The Cloverfield Paradox

Nicholas Johnson

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Oh, boy. I’ll bet Netflix has been planning something like this for years. Secret project, dropping in a big way. It worked for me and my buddies, at least. We popped up Netflix right after the game. The trailer auto played before the app had even fully open to the selection screen, Clearly, they were rearing and ready to go with this puppy. Pretty clever marketing, overall.

I think I kind sort dug the movie while I was watching it. Hard to say. I’m a bit of a sucker for science fiction. So let me lay out all my beef with the flick, but I’ll say preemptively that The Cloverfield Paradox is worth your time.

Oh, and beware– Spoilers ahead.

First, some background. If you haven’t seen the original two films in the series (Cloverfield and 10 Cloverfield Lane), I’m not going to ruin anything for you. Do watch them, though, or at least, watch 10 Cloverfield Lane. John Goodman is unreal in that movie. The crux of 10 Cloverfield Lane was originally conceived as a screenplay titled The Cellar. This fact is pretty obvious to the movie viewer, as the film’s relations to its supposed predecessor (the titular Cloverfield) is tangential at best. Nevertheless, go see it. For real. John Goodman goes for it, dawg.

Similarly, The Cloverfield Paradox was also originally designed as a standalone story. Its plot is derived from a screenplay title The God Particle. Though it’s nice that these original stories can be told is some form (the alternative, I suppose, would be the 85th installment of the Avenger’s franchise [which, though I’m trying to seem all cool and artsy by talking smack about the Avenger, are really pretty good, if a bit tired {and, I mean, did you see the Justice League? Whew. Really puts things into context}]) I would almost certainly rather see the unaltered work. The links between the anthology seem at best superfluous, and at worst rather forced.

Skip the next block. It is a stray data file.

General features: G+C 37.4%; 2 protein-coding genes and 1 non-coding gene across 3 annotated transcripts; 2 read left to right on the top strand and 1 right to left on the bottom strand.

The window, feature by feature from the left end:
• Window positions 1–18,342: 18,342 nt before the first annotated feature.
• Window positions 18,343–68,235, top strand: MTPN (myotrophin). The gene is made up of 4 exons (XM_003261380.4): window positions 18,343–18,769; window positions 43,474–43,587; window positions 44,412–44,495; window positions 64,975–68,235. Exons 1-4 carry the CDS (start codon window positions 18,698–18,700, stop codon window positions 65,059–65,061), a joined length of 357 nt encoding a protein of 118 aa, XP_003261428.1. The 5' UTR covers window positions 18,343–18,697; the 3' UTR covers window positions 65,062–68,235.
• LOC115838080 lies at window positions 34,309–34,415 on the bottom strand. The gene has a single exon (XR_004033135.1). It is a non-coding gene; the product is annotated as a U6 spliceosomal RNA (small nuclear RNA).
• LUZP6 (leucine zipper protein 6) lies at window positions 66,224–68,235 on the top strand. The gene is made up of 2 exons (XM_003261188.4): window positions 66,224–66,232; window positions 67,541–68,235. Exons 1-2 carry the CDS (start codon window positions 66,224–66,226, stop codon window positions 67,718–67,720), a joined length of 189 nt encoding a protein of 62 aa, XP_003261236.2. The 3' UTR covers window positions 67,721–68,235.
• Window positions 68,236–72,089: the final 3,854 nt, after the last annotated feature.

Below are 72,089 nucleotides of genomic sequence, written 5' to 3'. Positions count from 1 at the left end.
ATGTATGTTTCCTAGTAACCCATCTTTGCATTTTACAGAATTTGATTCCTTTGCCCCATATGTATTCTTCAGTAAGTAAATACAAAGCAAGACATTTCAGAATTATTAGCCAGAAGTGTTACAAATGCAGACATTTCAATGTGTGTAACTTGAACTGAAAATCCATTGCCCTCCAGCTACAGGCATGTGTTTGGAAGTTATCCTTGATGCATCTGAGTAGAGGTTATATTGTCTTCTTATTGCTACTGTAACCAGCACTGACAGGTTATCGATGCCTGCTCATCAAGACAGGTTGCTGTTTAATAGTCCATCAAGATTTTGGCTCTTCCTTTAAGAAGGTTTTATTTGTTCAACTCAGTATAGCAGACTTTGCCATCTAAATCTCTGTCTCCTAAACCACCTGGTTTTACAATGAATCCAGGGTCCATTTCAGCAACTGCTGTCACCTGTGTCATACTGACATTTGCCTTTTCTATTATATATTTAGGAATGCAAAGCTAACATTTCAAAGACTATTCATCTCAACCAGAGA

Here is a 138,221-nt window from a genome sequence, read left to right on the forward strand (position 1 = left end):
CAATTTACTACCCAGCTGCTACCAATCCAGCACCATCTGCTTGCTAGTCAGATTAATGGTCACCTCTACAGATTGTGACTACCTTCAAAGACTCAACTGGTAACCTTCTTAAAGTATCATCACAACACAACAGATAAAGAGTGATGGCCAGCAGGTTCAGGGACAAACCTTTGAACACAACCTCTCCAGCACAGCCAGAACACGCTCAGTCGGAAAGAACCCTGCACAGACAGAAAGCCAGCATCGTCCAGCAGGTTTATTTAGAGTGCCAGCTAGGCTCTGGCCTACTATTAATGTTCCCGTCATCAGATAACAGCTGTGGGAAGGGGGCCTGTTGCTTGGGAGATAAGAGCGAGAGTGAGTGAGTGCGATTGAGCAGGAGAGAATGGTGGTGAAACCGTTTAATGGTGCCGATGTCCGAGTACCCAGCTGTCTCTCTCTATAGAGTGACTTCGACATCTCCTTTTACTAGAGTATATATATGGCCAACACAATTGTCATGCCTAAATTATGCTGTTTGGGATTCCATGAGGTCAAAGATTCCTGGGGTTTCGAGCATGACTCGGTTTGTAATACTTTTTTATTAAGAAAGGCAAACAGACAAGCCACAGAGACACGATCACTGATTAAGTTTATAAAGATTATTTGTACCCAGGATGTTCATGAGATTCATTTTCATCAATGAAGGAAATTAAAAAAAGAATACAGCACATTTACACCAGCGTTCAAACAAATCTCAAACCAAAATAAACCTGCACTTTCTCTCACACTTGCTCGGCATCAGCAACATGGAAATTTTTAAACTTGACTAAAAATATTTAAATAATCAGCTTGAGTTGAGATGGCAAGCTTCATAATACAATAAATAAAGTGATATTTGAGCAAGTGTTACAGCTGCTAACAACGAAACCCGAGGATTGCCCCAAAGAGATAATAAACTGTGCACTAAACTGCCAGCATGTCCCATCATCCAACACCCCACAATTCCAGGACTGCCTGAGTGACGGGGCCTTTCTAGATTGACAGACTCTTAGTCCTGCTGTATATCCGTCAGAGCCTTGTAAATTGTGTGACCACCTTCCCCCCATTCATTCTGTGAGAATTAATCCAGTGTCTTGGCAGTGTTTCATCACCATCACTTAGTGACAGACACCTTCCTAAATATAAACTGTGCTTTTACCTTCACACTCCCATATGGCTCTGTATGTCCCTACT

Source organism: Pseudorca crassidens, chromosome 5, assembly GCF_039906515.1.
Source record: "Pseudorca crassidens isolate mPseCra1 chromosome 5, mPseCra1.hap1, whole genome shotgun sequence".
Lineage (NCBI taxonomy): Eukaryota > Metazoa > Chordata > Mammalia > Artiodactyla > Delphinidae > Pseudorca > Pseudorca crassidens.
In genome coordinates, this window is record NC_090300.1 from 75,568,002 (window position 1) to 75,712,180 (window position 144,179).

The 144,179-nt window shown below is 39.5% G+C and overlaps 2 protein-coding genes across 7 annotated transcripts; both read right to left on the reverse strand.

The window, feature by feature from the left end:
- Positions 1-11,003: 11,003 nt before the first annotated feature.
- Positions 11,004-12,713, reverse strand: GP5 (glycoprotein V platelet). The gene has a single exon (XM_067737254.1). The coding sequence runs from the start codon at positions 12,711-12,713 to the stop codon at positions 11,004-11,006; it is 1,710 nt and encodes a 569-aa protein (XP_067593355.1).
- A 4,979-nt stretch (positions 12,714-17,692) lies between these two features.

As for the film itself– The characters didn’t do a whole lot for me, and some of the details of their personal lives seem a bit shoehorned in. There’s presumably some commentary about nationalism going on in the background. Give the fictional near future Earth’s geopolitical struggles and the varied nationalities of the crew members, but that well of tension is hardly explored. 

Some weird stuff happens in the film which is sort of explained by (spoiler alert!) the fact that two dimensions are colliding. But not really. Inter-dimensional stuff seems to be used in The Cloverfield Paradox like magic is used in myriad crappy fantasy movies. It’s sort of a universal explainer- Weird thing happens? Two dimensions! There are no rules!

Except I want rules, because otherwise the movie doesn’t make sense. Why is that one Irish guy, who always plays the dorky Irish guy in every movie he’s in, just fine after (SPOILERS!!!) losing his arm, and why does said arm then command the crew to cut open the Ruskie traitor and find that stabilizer ball thing after the Ruskie dies from vomiting up all the wrid worms that somehow showed up in his stomach in the first place? If you haven’t seen the movie, that makes no sense, but if you have, I imagine that you were also confused by these things.

But whatever. These are afterthoughts. I know it doesn’t sound like it, but I enjoyed The Cloverfield Paradox.  6/10 stars, though I’m really bad at scoring things. Definitely the worst of the three Cloverfield movies, but still alright.